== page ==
As a researcher, sociologist Monica J. Casper likes controversy. By that measure, she could hardly have picked a better topic for her first book than fetal surgery, a subject that touches on women's health, reproductive rights, and access to medical care.
The notion of trying to save a doomed baby by opening a pregnant woman's uterus, partially removing the fetus, correcting an abnormality, and returning the fetus to the womb until delivery is mind-bending, evoking reactions that range from awe to discomfort. Like the extraordinary measures that are now available to prolong the lives of the very elderly, fetal surgery could redefine some basic assumptions about life, death, and the appropriate use of medical technology.
In her new book, The Making of the Unborn Patient: A Social Anatomy of Fetal Surgery, Casper explores the ethics of a procedure that is being heralded as the latest medical miracle despite unanswered questions about the risks it poses to both mother and fetus. The book is the first in-depth examination of fetal surgery and is based in part on Casper's study of about 100 surgeries performed at a hospital where surgeons are pioneering the technique. (To protect the privacy of patients and medical staff, Casper does not identify the hospital in her book.)
Fetal surgery is used to remove tumors and to correct life-threatening structural defects and abnormalities, such as blocked urinary tracts and congenital diaphragmatic hernias, which allow organs to migrate into the chest cavity and inhibit lung development. Still largely experimental, fetal surgery could become a more routine treatment for some maladies.
"We love medical miracles in this culture--especially at both ends of life," said Casper, an assistant professor of sociology at UCSC and an affiliate of the Stanford University Center for Biomedical Ethics. "We're able to construct these tools that allow us to do amazing things, and medicine has done a very good job of promoting the idea that we can save lives this way. But with each of these 'medical miracles,' there is a downside."
Casper's book explores the many implications of a controversial new practice.
Casper's study revealed a fetal mortality rate that averages about 60 percent and can exceed 85 percent for some procedures. Because labor begins when the uterus is opened, women who endure the procedure early in the second trimester must be confined to bed rest on antilabor medications for the duration of the pregnancy. Newborns, who typically arrive early and always by Cesarean section, require additional treatment after birth and may still face lingering impairment. Finally, the surgery may jeopardize a woman's ability to carry subsequent pregnancies to term.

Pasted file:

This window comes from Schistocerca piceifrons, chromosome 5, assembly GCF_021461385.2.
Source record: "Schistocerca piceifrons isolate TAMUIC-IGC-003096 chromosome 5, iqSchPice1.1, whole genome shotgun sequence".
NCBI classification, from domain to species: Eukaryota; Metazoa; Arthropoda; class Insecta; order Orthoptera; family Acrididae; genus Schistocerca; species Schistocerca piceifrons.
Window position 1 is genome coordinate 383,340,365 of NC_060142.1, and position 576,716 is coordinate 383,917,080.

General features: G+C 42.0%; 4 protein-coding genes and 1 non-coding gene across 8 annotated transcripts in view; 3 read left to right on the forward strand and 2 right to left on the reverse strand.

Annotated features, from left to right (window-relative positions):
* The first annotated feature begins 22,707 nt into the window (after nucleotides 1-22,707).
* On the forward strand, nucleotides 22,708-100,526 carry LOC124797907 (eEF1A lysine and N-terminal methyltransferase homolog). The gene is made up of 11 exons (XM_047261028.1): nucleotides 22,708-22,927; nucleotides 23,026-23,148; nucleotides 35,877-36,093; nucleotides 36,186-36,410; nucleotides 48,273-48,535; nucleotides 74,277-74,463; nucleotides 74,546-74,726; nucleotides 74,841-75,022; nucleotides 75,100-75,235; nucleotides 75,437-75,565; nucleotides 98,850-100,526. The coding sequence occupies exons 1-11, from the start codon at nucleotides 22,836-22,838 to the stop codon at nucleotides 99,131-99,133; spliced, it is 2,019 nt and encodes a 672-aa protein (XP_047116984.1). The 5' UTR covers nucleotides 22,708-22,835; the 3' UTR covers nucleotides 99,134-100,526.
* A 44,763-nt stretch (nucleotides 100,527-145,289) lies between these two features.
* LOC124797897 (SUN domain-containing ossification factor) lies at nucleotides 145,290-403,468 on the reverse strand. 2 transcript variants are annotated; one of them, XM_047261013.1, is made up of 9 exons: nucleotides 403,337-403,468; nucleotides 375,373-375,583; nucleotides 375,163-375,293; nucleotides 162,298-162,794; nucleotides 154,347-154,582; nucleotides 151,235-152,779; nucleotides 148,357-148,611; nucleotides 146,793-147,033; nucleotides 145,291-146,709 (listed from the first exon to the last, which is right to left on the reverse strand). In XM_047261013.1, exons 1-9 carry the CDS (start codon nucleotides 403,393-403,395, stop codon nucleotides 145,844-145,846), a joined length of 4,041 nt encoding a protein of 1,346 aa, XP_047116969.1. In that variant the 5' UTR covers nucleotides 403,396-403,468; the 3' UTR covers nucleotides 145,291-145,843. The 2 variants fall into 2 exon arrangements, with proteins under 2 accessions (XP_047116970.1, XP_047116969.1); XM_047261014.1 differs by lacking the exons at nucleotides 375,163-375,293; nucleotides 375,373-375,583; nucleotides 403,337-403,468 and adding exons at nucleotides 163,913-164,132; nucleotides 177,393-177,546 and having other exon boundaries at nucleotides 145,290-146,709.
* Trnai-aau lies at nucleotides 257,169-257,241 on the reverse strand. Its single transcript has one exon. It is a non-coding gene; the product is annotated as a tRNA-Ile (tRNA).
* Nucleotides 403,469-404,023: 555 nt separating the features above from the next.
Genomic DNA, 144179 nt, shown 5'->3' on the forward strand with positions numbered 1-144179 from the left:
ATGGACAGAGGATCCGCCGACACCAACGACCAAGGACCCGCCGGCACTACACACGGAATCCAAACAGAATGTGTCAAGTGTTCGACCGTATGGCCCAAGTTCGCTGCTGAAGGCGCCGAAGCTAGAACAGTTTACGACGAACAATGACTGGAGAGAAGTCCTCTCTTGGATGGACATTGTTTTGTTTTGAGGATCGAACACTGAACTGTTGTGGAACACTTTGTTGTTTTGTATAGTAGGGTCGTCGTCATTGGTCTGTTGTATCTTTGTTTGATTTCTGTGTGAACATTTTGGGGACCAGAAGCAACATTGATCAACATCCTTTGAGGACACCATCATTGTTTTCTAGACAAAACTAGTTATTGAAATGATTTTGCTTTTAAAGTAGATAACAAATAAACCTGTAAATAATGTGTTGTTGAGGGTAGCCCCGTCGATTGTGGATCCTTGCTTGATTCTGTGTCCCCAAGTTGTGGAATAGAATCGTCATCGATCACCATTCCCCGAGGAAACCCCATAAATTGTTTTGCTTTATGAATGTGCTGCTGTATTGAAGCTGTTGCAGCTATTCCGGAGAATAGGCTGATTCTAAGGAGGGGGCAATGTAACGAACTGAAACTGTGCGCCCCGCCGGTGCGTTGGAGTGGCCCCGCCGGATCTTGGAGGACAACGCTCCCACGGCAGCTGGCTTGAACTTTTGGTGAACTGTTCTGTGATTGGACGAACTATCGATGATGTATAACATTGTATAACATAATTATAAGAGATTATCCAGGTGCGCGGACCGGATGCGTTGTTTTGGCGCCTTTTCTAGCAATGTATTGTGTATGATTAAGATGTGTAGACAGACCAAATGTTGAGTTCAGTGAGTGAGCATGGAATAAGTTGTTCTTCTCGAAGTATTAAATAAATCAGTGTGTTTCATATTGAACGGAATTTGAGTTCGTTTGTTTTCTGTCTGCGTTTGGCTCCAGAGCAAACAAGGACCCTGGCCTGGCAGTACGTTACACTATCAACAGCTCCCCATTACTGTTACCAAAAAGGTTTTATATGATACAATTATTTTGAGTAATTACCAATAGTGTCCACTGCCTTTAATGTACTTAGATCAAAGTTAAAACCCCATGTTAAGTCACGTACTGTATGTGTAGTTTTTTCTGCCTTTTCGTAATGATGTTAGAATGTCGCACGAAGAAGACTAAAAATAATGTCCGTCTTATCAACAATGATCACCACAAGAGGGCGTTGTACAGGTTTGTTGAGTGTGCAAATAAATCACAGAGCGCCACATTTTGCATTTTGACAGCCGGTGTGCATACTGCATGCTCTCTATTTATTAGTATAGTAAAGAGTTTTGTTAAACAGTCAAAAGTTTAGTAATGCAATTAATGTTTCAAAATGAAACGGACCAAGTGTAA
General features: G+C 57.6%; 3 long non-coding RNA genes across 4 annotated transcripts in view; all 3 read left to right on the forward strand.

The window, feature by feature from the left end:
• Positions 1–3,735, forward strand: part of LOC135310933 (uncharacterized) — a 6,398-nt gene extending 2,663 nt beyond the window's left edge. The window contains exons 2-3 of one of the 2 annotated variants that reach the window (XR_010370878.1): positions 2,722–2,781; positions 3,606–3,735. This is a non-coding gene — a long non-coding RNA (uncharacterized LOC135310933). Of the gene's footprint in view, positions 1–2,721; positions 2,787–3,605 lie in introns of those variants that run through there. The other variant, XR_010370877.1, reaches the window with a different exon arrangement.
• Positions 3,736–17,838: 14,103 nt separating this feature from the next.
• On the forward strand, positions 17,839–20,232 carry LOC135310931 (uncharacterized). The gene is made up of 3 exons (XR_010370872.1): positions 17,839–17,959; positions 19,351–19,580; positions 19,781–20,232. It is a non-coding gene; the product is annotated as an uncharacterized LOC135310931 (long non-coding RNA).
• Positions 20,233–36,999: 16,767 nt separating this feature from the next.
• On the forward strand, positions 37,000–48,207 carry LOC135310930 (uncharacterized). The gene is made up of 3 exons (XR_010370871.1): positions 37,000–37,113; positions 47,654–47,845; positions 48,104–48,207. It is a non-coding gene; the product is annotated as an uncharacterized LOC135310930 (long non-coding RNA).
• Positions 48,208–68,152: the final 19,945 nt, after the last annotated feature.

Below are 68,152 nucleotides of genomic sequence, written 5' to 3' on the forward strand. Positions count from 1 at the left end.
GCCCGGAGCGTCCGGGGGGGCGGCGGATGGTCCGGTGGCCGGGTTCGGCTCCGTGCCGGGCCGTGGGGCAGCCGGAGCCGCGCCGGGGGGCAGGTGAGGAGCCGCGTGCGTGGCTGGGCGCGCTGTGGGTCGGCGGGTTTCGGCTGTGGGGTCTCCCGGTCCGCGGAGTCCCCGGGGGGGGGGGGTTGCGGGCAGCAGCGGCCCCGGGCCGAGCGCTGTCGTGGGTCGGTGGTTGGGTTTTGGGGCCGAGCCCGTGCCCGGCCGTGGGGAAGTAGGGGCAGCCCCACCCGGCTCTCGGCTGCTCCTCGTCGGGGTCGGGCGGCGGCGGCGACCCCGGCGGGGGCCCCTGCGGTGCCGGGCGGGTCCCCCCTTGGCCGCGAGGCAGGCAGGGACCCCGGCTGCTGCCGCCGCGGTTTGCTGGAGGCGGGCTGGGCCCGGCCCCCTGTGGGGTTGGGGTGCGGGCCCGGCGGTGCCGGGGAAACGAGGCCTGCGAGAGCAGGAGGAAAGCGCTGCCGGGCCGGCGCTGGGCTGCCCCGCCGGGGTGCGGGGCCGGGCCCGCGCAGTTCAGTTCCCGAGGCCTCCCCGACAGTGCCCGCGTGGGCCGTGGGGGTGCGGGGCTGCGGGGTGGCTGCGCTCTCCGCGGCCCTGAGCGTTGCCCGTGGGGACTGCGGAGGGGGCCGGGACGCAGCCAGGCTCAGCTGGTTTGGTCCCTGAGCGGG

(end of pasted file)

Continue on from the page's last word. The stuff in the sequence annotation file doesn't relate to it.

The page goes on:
For Casper, fetal surgery raises serious ethical questions about maternal sacrifice, the status of the fetus, and medical priorities. "Fetal surgery has been seen largely as a pediatric issue, not a matter of women's health," said Casper. "The ethical questions are enormous."
Fetal surgeons view the fetus as the patient, but does that mean the fetus is a person, asks Casper. What about the woman's role as patient? Could mothers be forced to undergo the procedure against their will? Like interventions at the end of life, does it make sense to try to save the life of an impaired fetus at all costs, financial and otherwise? What if the best surgical outcome is a severely disabled infant?
Despite the pressing questions surrounding fetal surgery, the procedure remains shrouded in secrecy at the few medical centers in the country that are performing it. Casper had to file Freedom of Information Act requests to obtain details about some of the 100 or so surgeries that had been performed at the hospital where she conducted her research, and she lost access to prospective and actual patients after surgeons gleaned the scope of her research.
Casper asserts that the ethics of fetal surgery are being overlooked in the public arena, where a generally positive reception by the media is curbing the scope of the discussion. Anti-abortion forces have embraced the procedure as "pro-life," and Casper predicts that fetal surgery could radically reshape abortion politics if it helps establish the fetus as a patient and a person independent of the mother.
Casper's goal in writing her book was to avoid simplistic answers. When pressed, she says she favors preserving fetal surgery only in a context that protects the woman's rights as an independent patient and only if it can be made safer for both fetuses and the women who choose it. But she expresses grave concern about spending limited health care dollars on a practice so fraught with medical and ethical uncertainty that will benefit so few.